Opinion by Col. John ButlerWritten by Col. John Butler
Colonel John L. Butler, Administrator, Wyoming Highway Patrol
The farming and ranching industries in Wyoming have been hard hit by the drought, and as a result there has been an increase in hay transportation in the state. To help the agriculture industry, the Wyoming Department of Transportation (WYDOT), in consultation with Governor Matt Mead and the Wyoming Department of Agriculture, suspended the fees for the transportation of oversize movements of bales of straw and hay traveling into and within Wyoming.
The fee is suspended as long as the loads are within Class “E” permit requirements and meet the safety measures and movement restrictions in WYDOT rules. This means permit fees are waived for loads up to 12 feet, six inches wide and 15 feet high. Sizes beyond these parameters are not allowed.
The fee suspension is set to expire at the end of 2012, but WYDOT and the Highway Patrol will study whether it should be extended in order to continue to assist with hay movement.
The following are safety requirements that currently apply. Oversize movements are limited to daylight hours on all non-interstate roadways. Loads must have warning flags, either red or fluorescent, at the extremities of the four corners of the load. They need a clean and fully visible “oversize load” sign, and they must have outside rearview mirrors on both sides of the vehicle.
After daylight, straw or baled hay shipments up to 10 feet wide are allowed on an interstate. These loads, in addition to the requirements above, must have the following: amber clearances lights on both front corners of the load; red clearance lights on both rear corners of the load; amber lights – revolving, strobe or two-way flashing – visible to both the front and rear; and a visible “oversize load” sign on the front and rear of the vehicle or load.
Prior to entering the state of Wyoming, the driver must contact the appropriate Port of Entry (POE) to gain clearance and provide the POE Officer with accurate dimensions and load description. This is crucial, as it prevents operation on a roadway, which has a restriction in place and avoids a potential safety hazard.
I have been encouraged by compliance efforts and thank you for them. The Highway Patrol and the POEs continue to work with hay haulers to educate them on the requirements and restrictions and to facilitate the movement of hay across Wyoming. We appreciate the input of the agriculture industry as we continue to work together in this process.
Switching topics, whether it is shipping livestock or harvest season, I understand the apprehension in a community when the Highway Patrol increases its presence. An increased presence usually involves one or more of our five Mobile Education and Enforcement Teams (MEET), along with additional motor carrier troopers and POE officers. The MEET mission is to travel to areas within the state to educate and enforce the commercial vehicle laws for all commercial vehicles – not to specifically target a company or individual. This occurs throughout the year, not only during certain times of the year.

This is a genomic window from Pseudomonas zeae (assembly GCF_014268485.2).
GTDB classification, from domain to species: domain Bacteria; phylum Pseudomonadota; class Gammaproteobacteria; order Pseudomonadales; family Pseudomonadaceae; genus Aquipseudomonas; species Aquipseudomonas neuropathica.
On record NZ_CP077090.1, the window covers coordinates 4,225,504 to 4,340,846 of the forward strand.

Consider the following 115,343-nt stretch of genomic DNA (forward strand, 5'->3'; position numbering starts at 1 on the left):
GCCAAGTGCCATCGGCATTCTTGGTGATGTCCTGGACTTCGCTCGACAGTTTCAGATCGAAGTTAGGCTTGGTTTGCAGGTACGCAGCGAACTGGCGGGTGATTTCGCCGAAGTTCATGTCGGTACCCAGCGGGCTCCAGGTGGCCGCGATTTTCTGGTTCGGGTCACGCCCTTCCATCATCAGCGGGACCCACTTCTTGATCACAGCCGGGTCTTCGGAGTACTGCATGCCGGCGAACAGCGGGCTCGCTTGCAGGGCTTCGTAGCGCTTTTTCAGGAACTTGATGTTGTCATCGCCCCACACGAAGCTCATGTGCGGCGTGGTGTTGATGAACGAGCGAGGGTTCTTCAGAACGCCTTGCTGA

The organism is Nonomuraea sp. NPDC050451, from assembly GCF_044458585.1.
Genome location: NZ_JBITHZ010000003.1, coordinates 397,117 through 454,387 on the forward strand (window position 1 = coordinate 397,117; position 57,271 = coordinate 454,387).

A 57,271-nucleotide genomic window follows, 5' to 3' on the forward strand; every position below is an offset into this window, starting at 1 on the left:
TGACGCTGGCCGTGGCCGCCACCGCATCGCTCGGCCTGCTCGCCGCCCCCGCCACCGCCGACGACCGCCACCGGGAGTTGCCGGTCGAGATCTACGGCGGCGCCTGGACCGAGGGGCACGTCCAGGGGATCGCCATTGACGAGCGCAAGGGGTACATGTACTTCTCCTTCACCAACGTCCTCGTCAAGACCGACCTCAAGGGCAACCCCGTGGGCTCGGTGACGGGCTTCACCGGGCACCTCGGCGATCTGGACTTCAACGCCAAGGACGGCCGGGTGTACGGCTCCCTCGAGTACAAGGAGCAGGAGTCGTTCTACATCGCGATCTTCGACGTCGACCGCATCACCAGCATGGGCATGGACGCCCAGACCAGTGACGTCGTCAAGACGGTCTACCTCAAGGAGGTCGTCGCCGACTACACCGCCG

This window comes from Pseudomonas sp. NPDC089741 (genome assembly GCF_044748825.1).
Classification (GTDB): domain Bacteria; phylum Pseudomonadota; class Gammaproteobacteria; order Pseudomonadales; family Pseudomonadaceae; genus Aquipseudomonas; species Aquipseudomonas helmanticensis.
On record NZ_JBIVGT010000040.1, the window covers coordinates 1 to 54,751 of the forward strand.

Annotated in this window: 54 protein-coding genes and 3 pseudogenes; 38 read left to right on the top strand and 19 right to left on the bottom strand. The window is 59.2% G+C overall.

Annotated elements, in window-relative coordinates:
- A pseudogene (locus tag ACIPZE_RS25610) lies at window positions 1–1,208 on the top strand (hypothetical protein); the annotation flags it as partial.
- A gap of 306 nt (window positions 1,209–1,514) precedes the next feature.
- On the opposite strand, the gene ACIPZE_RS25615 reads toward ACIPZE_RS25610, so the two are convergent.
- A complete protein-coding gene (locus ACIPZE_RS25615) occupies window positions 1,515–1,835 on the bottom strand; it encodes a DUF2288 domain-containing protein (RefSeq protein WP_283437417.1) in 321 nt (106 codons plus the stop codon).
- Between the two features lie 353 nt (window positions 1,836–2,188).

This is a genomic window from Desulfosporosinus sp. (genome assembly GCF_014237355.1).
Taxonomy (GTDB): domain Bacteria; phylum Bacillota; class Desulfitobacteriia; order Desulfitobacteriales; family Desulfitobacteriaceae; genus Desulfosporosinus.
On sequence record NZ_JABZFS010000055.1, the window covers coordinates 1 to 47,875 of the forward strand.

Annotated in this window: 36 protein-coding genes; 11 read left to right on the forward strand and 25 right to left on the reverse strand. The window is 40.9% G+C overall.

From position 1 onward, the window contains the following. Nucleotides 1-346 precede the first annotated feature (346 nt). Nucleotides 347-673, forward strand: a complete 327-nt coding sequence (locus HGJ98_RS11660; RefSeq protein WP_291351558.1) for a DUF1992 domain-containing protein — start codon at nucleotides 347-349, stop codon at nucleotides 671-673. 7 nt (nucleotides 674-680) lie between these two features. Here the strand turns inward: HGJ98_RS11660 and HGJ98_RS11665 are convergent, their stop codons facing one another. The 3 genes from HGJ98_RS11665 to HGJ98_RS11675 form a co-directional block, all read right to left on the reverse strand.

The Patrol’s focus is always “safety first” on these occasions. We work toward safety in a proven, effective way by educating the carriers and offering our services beforehand.
For example, prior to beet harvest in the Big Horn Basin this year, we delivered pamphlets on the “Requirements for Agricultural Operations on Wyoming Highways” in the area. We also offered the opportunity for our troopers to visit local establishments and answer questions to those interested.
In addition, we issued media releases advising folks of our efforts and time frame. Some people have taken us up on our invitation, and hopefully we have demonstrated to them our desire to work together. We would like to see more opportunity for this kind of contact outside of harvest time, which we know is an especially intense time of year.
I assure you that the Highway Patrol is not coming to your areas with a heavy hand. Our educational efforts are focused on highway safety for all motorists. Our intent is to provide an ounce of prevention, or education and information beforehand, rather than a pound of cure, or enforcement after the fact.
From Troopers to POE Officers, the Highway Patrol is familiar with the issues facing farmers and ranchers in Wyoming today. In interacting with you now and in the future, I have asked all our members to use the good judgment and compassion we always expect from them. I reiterate that the desire of the Highway Patrol is to partner with you to provide the safest roadways possible in our great state. We must continue to work together to achieve this goal.
Rest assured the Highway Patrol will strive to do its best to continue to serve the citizens of Wyoming with integrity, compassion, humility, commitment and dedication. For more information, contact your local Highway Patrol Office or the Wyoming Highway Patrol at 307-777-4301.